The argument that higher pay leads to the selection of better senior executives is a familiar one, particularly for shareholders contesting dizzyingly high bonuses at this season's annual general meetings.
However, two academics, Philippe Jacquart, assistant professor of leadership at French business school EMLyon, and Scott Armstrong, professor of marketing at the Wharton School at the University of Pennsylvania, argue in a paper to be published this fall that high pay not only fails to promote better performance but can harm productivity.
"There is no evidence that massive financial incentives attract the best talent," says Mr. Jacquart, who believes the "job itself should be sufficient motivation." Not only are financial incentives unnecessary but they can be counterproductive. "Financial incentives fill up your entire thinking space, preventing you from focusing on other things or being open to ideas," he argues.
"Excessive pay in the boardroom is bad for business, bad for our economy and bad for society. It imposes spiralling costs on business; perverse pay structures promote the wrong decision making, and pay inequality demotivates other employees," according to Chuka Umunna, the U.K.'s shadow business secretary.
Deborah Hargreaves, director at the High Pay Centre, an independent think tank, agrees with Mr. Jacquart. "When money is used as the only incentive to manage people, it is not good management."
Financial incentives such as high salaries or bonuses can also be detrimental to the interests of shareholders if the benefits focus on short-term rather than long-term performance.
Top executives prefer to have cash-in-hand incentives rather than longer-term share awards, and this has pushed up salaries and bonuses, Ms. Hargreaves says.
But paying top executives excessive salaries or high bonuses is often detrimental to the morale of employees further down the company chain.
Recent discussions on pay issues between private sector focus groups in the U.K. and the High Pay Centre revealed that employees felt the success of a company was due to everyone's contribution and not just the performance of the chief executive officer. They felt they received neither recognition nor any bonus-sharing.
"The idea that there is only one person at the top is mad, as it is a team effort," Ms. Hargreaves points out.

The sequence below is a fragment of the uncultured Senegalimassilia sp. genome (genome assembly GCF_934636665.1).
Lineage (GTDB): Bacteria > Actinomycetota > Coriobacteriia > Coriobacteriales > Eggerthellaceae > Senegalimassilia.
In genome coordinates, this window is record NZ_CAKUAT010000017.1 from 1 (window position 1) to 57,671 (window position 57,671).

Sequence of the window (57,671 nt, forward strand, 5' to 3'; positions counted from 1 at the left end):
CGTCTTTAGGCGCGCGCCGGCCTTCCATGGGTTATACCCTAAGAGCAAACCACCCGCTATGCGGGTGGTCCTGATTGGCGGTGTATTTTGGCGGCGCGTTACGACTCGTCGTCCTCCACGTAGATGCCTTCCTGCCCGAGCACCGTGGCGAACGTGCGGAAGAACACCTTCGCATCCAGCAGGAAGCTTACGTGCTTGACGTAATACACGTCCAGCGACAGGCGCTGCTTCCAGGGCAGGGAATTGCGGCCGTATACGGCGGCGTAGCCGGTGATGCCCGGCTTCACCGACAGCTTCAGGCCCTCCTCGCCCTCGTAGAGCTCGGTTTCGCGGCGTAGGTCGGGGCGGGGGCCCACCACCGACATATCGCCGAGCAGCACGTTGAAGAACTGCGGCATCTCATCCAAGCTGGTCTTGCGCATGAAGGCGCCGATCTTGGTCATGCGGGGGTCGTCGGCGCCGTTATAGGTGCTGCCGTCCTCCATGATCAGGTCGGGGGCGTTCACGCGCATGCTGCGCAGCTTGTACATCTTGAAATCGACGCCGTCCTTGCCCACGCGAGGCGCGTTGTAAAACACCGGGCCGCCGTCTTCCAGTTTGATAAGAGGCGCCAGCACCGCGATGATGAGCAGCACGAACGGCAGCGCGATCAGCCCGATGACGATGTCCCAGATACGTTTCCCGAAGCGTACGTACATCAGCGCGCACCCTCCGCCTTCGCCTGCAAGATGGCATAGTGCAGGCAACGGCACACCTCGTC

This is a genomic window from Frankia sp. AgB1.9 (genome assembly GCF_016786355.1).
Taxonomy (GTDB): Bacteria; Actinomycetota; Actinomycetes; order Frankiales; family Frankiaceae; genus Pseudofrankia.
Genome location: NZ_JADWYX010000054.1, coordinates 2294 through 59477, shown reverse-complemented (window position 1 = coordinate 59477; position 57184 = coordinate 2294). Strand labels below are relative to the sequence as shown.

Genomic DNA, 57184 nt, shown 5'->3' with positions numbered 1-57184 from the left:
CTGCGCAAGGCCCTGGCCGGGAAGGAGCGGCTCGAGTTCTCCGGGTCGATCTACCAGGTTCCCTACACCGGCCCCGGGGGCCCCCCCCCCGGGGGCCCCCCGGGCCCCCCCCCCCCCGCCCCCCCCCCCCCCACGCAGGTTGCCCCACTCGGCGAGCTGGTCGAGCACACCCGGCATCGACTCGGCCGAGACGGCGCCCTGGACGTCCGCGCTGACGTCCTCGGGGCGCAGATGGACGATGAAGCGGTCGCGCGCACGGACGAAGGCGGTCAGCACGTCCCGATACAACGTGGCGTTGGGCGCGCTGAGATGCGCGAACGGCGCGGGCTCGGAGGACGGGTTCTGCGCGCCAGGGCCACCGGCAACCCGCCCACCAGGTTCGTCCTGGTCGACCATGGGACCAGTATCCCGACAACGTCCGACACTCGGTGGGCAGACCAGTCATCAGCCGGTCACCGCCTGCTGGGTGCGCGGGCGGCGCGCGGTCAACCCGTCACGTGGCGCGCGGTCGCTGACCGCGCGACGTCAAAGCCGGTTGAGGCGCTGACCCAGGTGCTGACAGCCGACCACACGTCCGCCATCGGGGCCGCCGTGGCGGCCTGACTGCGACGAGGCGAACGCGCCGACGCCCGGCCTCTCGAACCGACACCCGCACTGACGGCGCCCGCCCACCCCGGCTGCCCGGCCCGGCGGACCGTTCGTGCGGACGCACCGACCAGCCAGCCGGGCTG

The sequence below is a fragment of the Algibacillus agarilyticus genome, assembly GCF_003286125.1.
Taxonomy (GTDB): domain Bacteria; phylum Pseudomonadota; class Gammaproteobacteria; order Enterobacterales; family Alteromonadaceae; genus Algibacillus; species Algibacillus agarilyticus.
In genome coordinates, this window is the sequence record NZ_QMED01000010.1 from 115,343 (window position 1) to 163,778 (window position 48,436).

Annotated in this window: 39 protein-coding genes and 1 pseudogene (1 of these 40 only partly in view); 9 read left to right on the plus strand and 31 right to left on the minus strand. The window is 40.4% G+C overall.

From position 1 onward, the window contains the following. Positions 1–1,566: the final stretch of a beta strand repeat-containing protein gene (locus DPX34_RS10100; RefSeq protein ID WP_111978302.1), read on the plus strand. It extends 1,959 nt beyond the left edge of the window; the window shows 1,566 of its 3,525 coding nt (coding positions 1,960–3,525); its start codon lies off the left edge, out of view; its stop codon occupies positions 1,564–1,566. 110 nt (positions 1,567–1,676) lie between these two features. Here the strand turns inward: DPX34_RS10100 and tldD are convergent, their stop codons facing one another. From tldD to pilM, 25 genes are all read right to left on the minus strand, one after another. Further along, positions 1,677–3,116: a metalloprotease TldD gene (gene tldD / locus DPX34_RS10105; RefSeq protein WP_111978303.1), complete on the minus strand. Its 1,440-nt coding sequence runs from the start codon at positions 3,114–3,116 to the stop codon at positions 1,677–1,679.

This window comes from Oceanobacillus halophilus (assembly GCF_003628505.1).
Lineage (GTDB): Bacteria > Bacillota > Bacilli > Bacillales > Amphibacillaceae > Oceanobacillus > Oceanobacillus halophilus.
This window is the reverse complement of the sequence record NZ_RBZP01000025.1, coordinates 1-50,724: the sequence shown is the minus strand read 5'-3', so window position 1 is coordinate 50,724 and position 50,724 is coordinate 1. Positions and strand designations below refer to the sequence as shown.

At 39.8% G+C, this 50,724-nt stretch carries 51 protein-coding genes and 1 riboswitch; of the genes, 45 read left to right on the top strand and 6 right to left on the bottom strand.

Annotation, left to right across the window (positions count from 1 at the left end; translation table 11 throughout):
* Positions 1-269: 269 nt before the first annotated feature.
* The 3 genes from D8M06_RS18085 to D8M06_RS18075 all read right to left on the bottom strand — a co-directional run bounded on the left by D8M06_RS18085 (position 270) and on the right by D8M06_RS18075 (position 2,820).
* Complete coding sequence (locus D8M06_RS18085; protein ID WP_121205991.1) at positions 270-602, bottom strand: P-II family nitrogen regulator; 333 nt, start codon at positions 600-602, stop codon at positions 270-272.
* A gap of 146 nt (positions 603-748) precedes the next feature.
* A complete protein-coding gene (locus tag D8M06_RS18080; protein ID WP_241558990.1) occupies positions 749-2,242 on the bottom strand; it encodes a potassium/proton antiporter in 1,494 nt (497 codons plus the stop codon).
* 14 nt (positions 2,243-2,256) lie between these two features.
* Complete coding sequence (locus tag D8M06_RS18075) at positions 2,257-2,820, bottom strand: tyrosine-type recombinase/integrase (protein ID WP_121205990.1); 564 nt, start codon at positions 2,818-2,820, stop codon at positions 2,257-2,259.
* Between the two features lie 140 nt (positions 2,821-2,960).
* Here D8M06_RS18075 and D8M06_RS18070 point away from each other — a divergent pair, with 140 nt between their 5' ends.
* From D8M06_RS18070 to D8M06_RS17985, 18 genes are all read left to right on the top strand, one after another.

The pay gap between top executives and average workers, which is the thrust of shareholder protests at annual general meetings, is another concern among the focus groups.
As interest in pay ratios grows, shareholders are asking companies to publish their pay ratios online. Capita, the FTSE 100 support services company, recently agreed to publish the ratio between its highest and lowest earners on its website. Others, such as Barclays PLC, the bank, are looking at it, according to Ms. Hargreaves.
Although excessive pay may lure candidates to a particular job, there is no guarantee the most talented person will get it. Mr. Jacquart believes the recruitment process itself is flawed, often undermining the incentives of high financial reward.
"Recruiters [the board of directors] are not good at hiring because they cannot work out who are the best candidates, as many biases come into play," he argues.
These include too much emphasis on past performance, personal recommendations and the use of unstructured interviewing techniques where candidates are asked different questions, making meaningful comparisons difficult.
Mr. Jacquart suggests radical solutions are called for, such as abandoning current high incentive remuneration practices and reducing senior executive pay across industries, not just in the banking sector.
Closing the pay ratio gap between top executives and average employees would be a good starting place, he says. "The gap between the highest and lowest paid employees is ever widening," he adds.
If several companies agreed to lower remuneration packages, proving over a few years it was not harmful to business, then it would bring about change, he argues. But he believes it will take a large shareholder to drive such reform.
Learning from co-operatives such as Spain's Mondragon, where ownership of the company is in the hands of employees closely involved in decisions, including appointments and pay, would also be valuable in driving reform, Mr. Jacquart adds.
Some attempts to reform remuneration are already under way as the European Parliament proposes to extend caps on bankers' pay to the asset management industry.
Swiss voters recently opted to clamp down on excessive remuneration by giving shareholders a binding say on pay, banning golden hellos and goodbyes, and threatening criminal sanctions for those who fail to comply. France and Spain are considering a similar route.